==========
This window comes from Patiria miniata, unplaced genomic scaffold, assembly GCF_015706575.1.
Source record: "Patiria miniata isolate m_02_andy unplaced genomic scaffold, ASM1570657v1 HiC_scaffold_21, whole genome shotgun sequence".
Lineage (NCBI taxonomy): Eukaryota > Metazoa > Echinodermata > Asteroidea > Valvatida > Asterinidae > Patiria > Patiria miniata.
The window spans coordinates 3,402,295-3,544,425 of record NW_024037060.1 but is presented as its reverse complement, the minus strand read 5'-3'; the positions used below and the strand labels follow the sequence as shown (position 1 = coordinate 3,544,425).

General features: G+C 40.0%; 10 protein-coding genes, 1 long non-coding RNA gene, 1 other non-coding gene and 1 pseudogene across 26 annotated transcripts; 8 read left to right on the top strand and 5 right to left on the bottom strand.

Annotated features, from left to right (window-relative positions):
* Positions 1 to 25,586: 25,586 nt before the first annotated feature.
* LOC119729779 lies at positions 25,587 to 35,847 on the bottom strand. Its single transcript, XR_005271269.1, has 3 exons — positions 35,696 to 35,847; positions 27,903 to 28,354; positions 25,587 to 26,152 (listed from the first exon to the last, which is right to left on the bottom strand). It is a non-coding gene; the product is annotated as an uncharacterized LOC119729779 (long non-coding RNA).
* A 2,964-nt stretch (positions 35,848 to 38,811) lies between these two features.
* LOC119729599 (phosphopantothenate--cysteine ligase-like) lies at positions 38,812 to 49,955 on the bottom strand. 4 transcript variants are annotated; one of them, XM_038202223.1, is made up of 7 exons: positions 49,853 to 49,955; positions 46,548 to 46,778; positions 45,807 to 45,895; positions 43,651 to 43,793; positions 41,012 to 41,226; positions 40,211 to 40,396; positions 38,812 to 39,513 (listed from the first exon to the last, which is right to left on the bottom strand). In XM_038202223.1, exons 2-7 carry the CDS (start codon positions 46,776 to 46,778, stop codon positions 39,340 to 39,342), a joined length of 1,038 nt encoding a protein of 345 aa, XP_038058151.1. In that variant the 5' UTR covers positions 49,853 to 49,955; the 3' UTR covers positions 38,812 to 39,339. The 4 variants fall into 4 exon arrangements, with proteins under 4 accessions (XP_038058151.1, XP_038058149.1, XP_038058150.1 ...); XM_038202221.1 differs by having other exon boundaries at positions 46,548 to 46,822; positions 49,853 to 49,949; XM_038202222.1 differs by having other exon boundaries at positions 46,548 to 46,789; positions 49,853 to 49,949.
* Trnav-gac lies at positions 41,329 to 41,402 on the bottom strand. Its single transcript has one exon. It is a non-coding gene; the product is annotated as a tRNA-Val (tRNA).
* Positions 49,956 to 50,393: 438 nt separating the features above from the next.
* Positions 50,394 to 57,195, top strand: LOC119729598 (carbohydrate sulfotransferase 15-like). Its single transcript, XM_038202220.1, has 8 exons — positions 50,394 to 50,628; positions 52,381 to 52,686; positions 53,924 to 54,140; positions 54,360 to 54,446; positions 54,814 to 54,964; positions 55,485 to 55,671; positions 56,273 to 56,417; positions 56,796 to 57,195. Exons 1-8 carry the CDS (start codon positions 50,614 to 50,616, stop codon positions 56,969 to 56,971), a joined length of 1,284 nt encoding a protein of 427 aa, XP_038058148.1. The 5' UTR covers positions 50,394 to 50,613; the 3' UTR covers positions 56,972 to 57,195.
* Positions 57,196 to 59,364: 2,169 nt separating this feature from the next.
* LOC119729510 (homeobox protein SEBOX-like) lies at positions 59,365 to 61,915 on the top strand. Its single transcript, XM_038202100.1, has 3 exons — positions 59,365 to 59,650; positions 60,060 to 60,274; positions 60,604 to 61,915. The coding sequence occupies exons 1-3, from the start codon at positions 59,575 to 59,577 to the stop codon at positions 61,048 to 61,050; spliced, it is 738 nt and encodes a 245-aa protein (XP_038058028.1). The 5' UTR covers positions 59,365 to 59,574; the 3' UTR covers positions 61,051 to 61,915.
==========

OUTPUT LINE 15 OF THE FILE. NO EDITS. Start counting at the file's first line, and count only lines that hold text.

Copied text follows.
* LOC119729510 (homeobox protein SEBOX-like) lies at positions 59,365 to 61,915 on the top strand. Its single transcript, XM_038202100.1, has 3 exons — positions 59,365 to 59,650; positions 60,060 to 60,274; positions 60,604 to 61,915. The coding sequence occupies exons 1-3, from the start codon at positions 59,575 to 59,577 to the stop codon at positions 61,048 to 61,050; spliced, it is 738 nt and encodes a 245-aa protein (XP_038058028.1). The 5' UTR covers positions 59,365 to 59,574; the 3' UTR covers positions 61,051 to 61,915.